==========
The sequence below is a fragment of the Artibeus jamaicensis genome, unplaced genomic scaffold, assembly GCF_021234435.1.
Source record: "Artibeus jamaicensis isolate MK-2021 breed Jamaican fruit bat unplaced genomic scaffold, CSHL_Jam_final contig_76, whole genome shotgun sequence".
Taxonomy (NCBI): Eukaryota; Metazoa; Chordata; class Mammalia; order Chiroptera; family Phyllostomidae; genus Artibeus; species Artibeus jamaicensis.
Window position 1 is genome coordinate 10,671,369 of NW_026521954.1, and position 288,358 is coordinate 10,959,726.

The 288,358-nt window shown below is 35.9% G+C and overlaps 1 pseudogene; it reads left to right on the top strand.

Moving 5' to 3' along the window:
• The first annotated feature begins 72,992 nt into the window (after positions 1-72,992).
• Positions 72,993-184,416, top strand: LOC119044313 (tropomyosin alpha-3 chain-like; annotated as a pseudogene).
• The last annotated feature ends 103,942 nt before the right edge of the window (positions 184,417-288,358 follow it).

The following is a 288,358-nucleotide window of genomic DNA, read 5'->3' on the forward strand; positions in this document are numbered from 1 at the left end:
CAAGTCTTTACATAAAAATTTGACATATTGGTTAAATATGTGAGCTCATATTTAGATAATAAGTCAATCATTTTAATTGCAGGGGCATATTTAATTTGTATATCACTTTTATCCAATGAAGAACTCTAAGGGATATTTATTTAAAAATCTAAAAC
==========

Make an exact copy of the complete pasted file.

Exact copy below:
The sequence below is a fragment of the Artibeus jamaicensis genome, unplaced genomic scaffold, assembly GCF_021234435.1.
Source record: "Artibeus jamaicensis isolate MK-2021 breed Jamaican fruit bat unplaced genomic scaffold, CSHL_Jam_final contig_76, whole genome shotgun sequence".
Taxonomy (NCBI): Eukaryota; Metazoa; Chordata; class Mammalia; order Chiroptera; family Phyllostomidae; genus Artibeus; species Artibeus jamaicensis.
Window position 1 is genome coordinate 10,671,369 of NW_026521954.1, and position 288,358 is coordinate 10,959,726.

The 288,358-nt window shown below is 35.9% G+C and overlaps 1 pseudogene; it reads left to right on the top strand.

Moving 5' to 3' along the window:
• The first annotated feature begins 72,992 nt into the window (after positions 1-72,992).
• Positions 72,993-184,416, top strand: LOC119044313 (tropomyosin alpha-3 chain-like; annotated as a pseudogene).
• The last annotated feature ends 103,942 nt before the right edge of the window (positions 184,417-288,358 follow it).

The following is a 288,358-nucleotide window of genomic DNA, read 5'->3' on the forward strand; positions in this document are numbered from 1 at the left end:
CAAGTCTTTACATAAAAATTTGACATATTGGTTAAATATGTGAGCTCATATTTAGATAATAAGTCAATCATTTTAATTGCAGGGGCATATTTAATTTGTATATCACTTTTATCCAATGAAGAACTCTAAGGGATATTTATTTAAAAATCTAAAAC